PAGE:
When I embarked upon researching case-law, I didn't know what the hell I was doing. Those "self-help" manuals in the unit's law library wasn't much help at all. Little wonder why so many of these brothers, many of whom don't have a formal education, give up taking any part in fighting their case, merely leaving it all in the hands of their so-called representation. With time limitations on our appeals as well as restricted access to the unit's law library, we have a suffocating space of time for the necessary extensive research most of our lawyers fail or refuse to conduct. However, I couldn't see myself placing my life, utterly, in the hands of a lawyer appointed to me by the "adversarial process"; especially after hearing all the horror stories of lawyers filing one page briefs; filing writs with claims that didn't apply to their clients; and ultimately, as stated above, lawyers ignoring the very people they're suppose to be representing. This was enough motivation for me to persevere through the thicket of contradictory judicial jurisprudence, hoping to find something, anything, that could help my and everyone else's- appeals.
    The more case law I read, the sicker I became; not only of the type of crimes I read about, but because people, Death Row prisoners, were losing their lives to technicalities—lawyers failing to file claims a certain way, or failing to "preserve" a critical claim for later appeals. In my mind, if a person was convicted unjustly, their conviction was null and void, period. However, the courts act as gatekeepers that grant certain lawyers entrance into justice only if they know—what might as well be—code words in the form of combinations of case law citing, or have backing by powerful organizations or people. Obviously this "justice" is not based on systematic moral principles, but politics. Isn't this what most wars are about? What else would explain why the courts, the Justice System, turns a blind eye and deaf ear toward clear injustices merely because of technicalities in how or when the claims of injustice were filed? I felt spat on. These truths grabbed my conscience by the throat, jape-slapping it until I broke free…falling upon the path that would eventually lead unto my activism.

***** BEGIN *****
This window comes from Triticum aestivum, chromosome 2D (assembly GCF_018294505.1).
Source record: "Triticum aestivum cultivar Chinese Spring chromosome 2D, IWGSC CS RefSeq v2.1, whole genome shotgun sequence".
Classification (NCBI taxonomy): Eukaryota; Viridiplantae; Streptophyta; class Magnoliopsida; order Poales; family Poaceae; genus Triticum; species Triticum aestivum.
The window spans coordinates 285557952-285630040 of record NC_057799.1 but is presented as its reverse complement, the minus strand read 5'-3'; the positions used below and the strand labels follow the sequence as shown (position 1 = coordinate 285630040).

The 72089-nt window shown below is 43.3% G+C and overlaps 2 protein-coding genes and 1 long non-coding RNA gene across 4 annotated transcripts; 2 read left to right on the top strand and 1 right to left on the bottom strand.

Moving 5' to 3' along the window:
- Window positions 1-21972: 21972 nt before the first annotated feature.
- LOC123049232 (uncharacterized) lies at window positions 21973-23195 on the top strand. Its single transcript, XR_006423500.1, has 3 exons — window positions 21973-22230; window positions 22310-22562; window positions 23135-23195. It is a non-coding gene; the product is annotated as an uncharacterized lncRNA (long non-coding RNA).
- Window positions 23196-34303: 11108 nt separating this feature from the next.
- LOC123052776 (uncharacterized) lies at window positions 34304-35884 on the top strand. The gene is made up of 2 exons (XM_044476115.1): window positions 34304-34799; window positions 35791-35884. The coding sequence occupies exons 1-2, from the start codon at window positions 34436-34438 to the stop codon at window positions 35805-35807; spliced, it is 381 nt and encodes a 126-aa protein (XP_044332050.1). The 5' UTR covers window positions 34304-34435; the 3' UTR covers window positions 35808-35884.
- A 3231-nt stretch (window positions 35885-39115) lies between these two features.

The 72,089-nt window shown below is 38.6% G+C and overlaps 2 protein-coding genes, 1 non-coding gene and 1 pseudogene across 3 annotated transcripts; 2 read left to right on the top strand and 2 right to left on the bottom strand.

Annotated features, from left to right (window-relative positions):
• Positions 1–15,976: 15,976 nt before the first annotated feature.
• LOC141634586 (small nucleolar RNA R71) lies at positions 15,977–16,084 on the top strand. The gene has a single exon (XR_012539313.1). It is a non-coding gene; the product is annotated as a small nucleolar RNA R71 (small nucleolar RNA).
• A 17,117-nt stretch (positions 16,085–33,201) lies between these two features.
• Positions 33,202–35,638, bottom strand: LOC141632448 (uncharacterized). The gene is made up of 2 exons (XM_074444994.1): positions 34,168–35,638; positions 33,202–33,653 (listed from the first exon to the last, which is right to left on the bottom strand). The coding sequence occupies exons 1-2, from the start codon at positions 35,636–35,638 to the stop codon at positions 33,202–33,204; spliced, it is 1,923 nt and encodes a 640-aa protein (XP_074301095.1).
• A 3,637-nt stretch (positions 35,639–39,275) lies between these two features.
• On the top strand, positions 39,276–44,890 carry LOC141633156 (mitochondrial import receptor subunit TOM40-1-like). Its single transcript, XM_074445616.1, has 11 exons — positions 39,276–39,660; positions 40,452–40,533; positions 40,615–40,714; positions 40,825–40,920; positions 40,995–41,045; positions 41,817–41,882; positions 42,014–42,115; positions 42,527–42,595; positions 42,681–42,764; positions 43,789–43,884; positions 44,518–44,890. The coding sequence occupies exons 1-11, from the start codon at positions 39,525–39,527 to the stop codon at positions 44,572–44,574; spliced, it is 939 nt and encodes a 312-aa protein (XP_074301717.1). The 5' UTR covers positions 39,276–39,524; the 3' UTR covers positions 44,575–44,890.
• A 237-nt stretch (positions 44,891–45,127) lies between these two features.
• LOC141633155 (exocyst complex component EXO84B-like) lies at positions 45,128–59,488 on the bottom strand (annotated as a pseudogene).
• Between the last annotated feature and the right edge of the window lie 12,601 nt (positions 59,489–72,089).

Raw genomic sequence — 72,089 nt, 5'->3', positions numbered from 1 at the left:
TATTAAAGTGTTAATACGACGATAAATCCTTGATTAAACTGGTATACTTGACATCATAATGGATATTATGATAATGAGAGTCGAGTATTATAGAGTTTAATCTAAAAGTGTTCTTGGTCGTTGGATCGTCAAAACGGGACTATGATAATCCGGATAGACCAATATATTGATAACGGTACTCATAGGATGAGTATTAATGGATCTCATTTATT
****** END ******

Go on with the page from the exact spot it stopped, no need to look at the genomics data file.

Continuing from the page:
All the case law I read helped me remember painful portions of my trial drama and gave me ideas how to address certain issues. I poured these ideas and issues of concern into the carbon copied letters I flooded my direct appellant attorney's office with only to find I was addressing issues that were to be raised at the following state habeas stage of my appeal. My direct appellant attorney then forwarded these letters to my state habeas attorney, Scott Sullivan. Over the course of the year Mr. Sullivan "represented" me, I sent him letter after letter reiterating claims, virtually begging him to represent my legitimate concerns, only to become another ignored victim. I felt like puking when he sent me a copy of my writ he filed in my name to the court, devoid of my voice; especially after asking him to let me peruse my state habeas corpus before he filed it.